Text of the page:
Despite the fact that the hospital had already granted the same employee a religious exemption in 2017 and 2018, the following year CHOA denied his request and fired him. This happened despite the employee being a maintenance worker and having little interaction with the public or members of staff, according to the EEOC.
The former employee then filed a religious discrimination lawsuit against the CHOA thriough the federal agency in the U.S. District Court for the Northern District of Georgia, Atlanta Division, which eventually ruled in his favor.
The EEOC said that the reported conduct of the pediatric hospital "violated Title VII of the Civil Rights Act of 1964, which prohibits firing an employee because of their religion and requires that employers reasonably accommodate the sincerely held religious beliefs of their employees."
The lawsuit will also change the way the hospital considers flu shot exemptions. According to the EEOC, CHOA will have to "presume the exemption eligibility of employees with remote workstations or who otherwise work away from the presence of other employees or patients, and to protect the ability of such employees to seek alternative positions within CHOA if their religious exemption request is denied."
The ruling also requires CHOA to train "relevant employees" on religious accommodation rights under Title VII.
Vaccine mandates are common for health workers, as they are considered to have an obligation towards their patients' safety. But mandatory vaccines have recently become a particularly contentious issue, especially after the COVID-19 emergency.
"It is the responsibility of an employer to accommodate its employees' sincerely held religious beliefs," said Marcus G. Keegan, the regional attorney for the EEOC's Atlanta District Office, in a written statement.
"Unless doing so would require more than a minimal cost, an employer may not deny requested religious accommodations, let alone revoke those previously granted without issue. The EEOC is pleased that the employee has been compensated and that CHOA has agreed to take steps to ensure that it meets its obligation to evaluate religious accommodation requests in a manner consistent with federal law."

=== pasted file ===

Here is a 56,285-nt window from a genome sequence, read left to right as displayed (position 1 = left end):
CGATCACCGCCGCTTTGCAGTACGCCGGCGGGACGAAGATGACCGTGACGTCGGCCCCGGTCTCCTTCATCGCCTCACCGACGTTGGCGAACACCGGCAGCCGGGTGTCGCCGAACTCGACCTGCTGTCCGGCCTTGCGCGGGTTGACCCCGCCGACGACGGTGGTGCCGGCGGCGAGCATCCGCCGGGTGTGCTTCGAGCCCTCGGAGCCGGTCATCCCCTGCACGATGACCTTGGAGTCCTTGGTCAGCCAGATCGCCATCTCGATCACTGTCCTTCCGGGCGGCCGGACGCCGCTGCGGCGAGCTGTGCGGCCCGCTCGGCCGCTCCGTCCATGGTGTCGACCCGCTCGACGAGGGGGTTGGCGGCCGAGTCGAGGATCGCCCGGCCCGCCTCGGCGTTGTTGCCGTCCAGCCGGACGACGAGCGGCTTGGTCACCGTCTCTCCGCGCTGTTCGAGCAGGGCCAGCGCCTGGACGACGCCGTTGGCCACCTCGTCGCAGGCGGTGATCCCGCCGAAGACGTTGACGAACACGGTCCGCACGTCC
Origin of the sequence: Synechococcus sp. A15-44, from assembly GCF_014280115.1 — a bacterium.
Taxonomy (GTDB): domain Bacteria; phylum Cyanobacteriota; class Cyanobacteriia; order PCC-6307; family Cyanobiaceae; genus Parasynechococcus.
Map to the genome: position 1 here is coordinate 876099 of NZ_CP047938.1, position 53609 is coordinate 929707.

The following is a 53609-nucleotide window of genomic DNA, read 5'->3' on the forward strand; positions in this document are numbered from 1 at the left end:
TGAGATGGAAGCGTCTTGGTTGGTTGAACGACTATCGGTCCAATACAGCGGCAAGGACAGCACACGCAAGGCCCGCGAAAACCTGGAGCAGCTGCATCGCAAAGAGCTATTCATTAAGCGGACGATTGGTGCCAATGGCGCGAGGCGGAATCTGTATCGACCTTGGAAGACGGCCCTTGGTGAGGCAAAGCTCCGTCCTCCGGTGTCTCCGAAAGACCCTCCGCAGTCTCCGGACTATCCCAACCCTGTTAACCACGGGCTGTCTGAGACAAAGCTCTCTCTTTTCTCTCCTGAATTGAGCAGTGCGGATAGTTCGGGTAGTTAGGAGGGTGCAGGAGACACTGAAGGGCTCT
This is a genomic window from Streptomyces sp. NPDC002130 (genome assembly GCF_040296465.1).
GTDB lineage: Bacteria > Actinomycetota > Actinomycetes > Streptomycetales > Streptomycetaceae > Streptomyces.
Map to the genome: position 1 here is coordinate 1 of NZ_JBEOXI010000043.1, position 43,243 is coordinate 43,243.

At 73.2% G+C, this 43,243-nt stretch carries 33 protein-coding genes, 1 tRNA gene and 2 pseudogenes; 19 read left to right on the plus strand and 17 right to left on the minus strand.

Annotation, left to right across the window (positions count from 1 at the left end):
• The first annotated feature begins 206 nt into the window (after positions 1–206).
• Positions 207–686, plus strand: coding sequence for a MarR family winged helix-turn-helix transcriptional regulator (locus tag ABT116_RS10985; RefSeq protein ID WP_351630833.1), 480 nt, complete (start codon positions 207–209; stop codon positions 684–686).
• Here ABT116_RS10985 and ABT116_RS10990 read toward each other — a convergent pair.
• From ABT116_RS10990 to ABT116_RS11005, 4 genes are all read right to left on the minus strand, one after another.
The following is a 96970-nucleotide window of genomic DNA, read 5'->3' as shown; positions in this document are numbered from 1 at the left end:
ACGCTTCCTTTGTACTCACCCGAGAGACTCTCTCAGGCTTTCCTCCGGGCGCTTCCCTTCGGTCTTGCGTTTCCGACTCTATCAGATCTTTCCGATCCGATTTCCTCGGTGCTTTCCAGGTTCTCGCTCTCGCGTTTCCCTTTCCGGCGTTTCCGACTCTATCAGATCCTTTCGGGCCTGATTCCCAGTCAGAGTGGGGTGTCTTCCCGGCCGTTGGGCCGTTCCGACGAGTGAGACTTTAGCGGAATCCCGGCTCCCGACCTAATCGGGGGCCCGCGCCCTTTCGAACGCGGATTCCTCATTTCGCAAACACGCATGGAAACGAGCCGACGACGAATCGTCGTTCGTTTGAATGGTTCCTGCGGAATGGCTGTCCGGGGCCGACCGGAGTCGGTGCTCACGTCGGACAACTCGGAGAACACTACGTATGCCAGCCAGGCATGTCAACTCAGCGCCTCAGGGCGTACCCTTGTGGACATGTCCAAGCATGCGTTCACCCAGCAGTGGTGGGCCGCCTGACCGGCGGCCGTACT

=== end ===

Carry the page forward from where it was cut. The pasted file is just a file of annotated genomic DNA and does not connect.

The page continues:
MI Cap Con reports resolution of a benefits issue in the Ann Arbor case.
The EEOC civil rights suit appears to be ongoing in US District Court.
Ann Arbor firefighter wins appeal, receives unemployment benefits
Firefighter to get benefits after city fails to show at hearing
Former Ann Arbor firefighter Tim Rugg has won his appeal to receive unemployment benefits after the city fired him in December 2021. Michigan Capitol Confidential previously reported on Rugg’s dismissal, which came after 22 years of employment, for refusing a COVID-19 vaccination.
Rugg had requested a religious exemption from the vaccination mandate, which the city denied, saying he was insincere. The city then denied Rugg’s claim for unemployment benefits, citing misconduct under the Michigan Employment Security Act.
Rugg filed an appeal with the Department of Licensing and Regulatory Affairs. He won a reversal June 19 from Administrative Law Judge Denise McNulty.
Denise McNulty noted that courts have defined “misconduct” as actions that exhibit willful or wanton disregard of an employer’s interests, with an intent to do the employer harm, repeatedly. Rugg disputed the city’s claim he had acted that way. The city did not show up to the hearing McNulty conducted, leading her to rule in his favor. “His unrebutted and credible testimony contained no information of wrongdoing or disregard of the employer’s interest,” McNulty wrote. As a result, she concluded, “The claimant is not disqualified for benefits from the misconduct provision” of state law.
Rugg and three other city employees who were also denied religious exemptions have filed a civil lawsuit against Ann Arbor. They seek a monetary award, including payment for mental anguish and reimbursement for legal fees.
Rugg said his union’s lawyers have tried to negotiate with the city to reverse his termination and reinstate him but have not succeeded.
The city did not respond to an email seeking comment.